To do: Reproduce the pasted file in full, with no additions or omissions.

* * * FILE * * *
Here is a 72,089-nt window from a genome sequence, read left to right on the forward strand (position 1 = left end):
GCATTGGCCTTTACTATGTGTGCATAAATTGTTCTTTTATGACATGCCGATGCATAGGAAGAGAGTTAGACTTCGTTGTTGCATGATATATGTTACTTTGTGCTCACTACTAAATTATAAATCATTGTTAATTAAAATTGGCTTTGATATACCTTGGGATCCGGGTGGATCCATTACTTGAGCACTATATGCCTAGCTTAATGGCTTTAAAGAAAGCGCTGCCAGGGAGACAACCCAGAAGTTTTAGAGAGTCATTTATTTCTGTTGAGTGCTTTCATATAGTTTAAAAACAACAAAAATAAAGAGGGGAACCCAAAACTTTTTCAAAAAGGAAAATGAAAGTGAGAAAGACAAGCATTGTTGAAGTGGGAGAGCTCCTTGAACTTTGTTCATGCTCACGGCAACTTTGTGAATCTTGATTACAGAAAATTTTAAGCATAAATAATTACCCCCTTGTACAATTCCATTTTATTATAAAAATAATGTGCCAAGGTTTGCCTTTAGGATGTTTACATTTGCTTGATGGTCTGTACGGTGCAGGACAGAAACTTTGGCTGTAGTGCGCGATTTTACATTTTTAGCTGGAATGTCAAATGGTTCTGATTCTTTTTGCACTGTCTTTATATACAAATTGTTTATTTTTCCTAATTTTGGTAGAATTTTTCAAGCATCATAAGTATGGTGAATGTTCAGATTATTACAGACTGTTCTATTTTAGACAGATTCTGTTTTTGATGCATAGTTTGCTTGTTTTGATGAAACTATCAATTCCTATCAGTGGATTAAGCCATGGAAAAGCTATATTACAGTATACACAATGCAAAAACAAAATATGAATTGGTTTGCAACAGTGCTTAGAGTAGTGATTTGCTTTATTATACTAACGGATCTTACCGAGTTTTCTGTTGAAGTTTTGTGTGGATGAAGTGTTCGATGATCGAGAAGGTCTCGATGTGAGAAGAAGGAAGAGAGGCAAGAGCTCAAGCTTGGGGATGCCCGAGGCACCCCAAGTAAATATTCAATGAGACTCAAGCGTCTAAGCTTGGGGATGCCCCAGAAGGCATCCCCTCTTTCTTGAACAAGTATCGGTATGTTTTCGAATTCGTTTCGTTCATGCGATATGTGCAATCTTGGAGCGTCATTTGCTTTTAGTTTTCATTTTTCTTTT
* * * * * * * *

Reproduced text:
Here is a 72,089-nt window from a genome sequence, read left to right on the forward strand (position 1 = left end):
GCATTGGCCTTTACTATGTGTGCATAAATTGTTCTTTTATGACATGCCGATGCATAGGAAGAGAGTTAGACTTCGTTGTTGCATGATATATGTTACTTTGTGCTCACTACTAAATTATAAATCATTGTTAATTAAAATTGGCTTTGATATACCTTGGGATCCGGGTGGATCCATTACTTGAGCACTATATGCCTAGCTTAATGGCTTTAAAGAAAGCGCTGCCAGGGAGACAACCCAGAAGTTTTAGAGAGTCATTTATTTCTGTTGAGTGCTTTCATATAGTTTAAAAACAACAAAAATAAAGAGGGGAACCCAAAACTTTTTCAAAAAGGAAAATGAAAGTGAGAAAGACAAGCATTGTTGAAGTGGGAGAGCTCCTTGAACTTTGTTCATGCTCACGGCAACTTTGTGAATCTTGATTACAGAAAATTTTAAGCATAAATAATTACCCCCTTGTACAATTCCATTTTATTATAAAAATAATGTGCCAAGGTTTGCCTTTAGGATGTTTACATTTGCTTGATGGTCTGTACGGTGCAGGACAGAAACTTTGGCTGTAGTGCGCGATTTTACATTTTTAGCTGGAATGTCAAATGGTTCTGATTCTTTTTGCACTGTCTTTATATACAAATTGTTTATTTTTCCTAATTTTGGTAGAATTTTTCAAGCATCATAAGTATGGTGAATGTTCAGATTATTACAGACTGTTCTATTTTAGACAGATTCTGTTTTTGATGCATAGTTTGCTTGTTTTGATGAAACTATCAATTCCTATCAGTGGATTAAGCCATGGAAAAGCTATATTACAGTATACACAATGCAAAAACAAAATATGAATTGGTTTGCAACAGTGCTTAGAGTAGTGATTTGCTTTATTATACTAACGGATCTTACCGAGTTTTCTGTTGAAGTTTTGTGTGGATGAAGTGTTCGATGATCGAGAAGGTCTCGATGTGAGAAGAAGGAAGAGAGGCAAGAGCTCAAGCTTGGGGATGCCCGAGGCACCCCAAGTAAATATTCAATGAGACTCAAGCGTCTAAGCTTGGGGATGCCCCAGAAGGCATCCCCTCTTTCTTGAACAAGTATCGGTATGTTTTCGAATTCGTTTCGTTCATGCGATATGTGCAATCTTGGAGCGTCATTTGCTTTTAGTTTTCATTTTTCTTTT